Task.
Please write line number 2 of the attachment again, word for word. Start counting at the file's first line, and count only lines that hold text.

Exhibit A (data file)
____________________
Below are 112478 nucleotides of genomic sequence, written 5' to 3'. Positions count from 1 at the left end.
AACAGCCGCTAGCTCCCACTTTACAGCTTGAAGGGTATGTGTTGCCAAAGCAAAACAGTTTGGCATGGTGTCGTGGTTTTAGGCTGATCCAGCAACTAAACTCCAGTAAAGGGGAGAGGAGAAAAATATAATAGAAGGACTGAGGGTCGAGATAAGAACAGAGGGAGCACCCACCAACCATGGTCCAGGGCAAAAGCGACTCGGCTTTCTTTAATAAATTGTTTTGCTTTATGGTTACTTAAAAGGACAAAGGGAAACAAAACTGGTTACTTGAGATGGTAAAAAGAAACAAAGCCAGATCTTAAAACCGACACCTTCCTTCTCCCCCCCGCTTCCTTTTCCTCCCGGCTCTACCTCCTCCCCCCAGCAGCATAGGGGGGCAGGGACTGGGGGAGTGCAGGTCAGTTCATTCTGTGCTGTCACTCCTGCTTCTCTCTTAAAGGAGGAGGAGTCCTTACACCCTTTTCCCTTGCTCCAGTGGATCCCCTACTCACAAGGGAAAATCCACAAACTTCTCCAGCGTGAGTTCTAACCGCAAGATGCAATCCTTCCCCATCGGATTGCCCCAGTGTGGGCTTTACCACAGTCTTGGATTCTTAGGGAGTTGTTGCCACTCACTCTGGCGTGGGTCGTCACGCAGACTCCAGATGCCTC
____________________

AACAGCCGCTAGCTCCCACTTTACAGCTTGAAGGGTATGTGTTGCCAAAGCAAAACAGTTTGGCATGGTGTCGTGGTTTTAGGCTGATCCAGCAACTAAACTCCAGTAAAGGGGAGAGGAGAAAAATATAATAGAAGGACTGAGGGTCGAGATAAGAACAGAGGGAGCACCCACCAACCATGGTCCAGGGCAAAAGCGACTCGGCTTTCTTTAATAAATTGTTTTGCTTTATGGTTACTTAAAAGGACAAAGGGAAACAAAACTGGTTACTTGAGATGGTAAAAAGAAACAAAGCCAGATCTTAAAACCGACACCTTCCTTCTCCCCCCCGCTTCCTTTTCCTCCCGGCTCTACCTCCTCCCCCCAGCAGCATAGGGGGGCAGGGACTGGGGGAGTGCAGGTCAGTTCATTCTGTGCTGTCACTCCTGCTTCTCTCTTAAAGGAGGAGGAGTCCTTACACCCTTTTCCCTTGCTCCAGTGGATCCCCTACTCACAAGGGAAAATCCACAAACTTCTCCAGCGTGAGTTCTAACCGCAAGATGCAATCCTTCCCCATCGGATTGCCCCAGTGTGGGCTTTACCACAGTCTTGGATTCTTAGGGAGTTGTTGCCACTCACTCTGGCGTGGGTCGTCACGCAGACTCCAGATGCCTC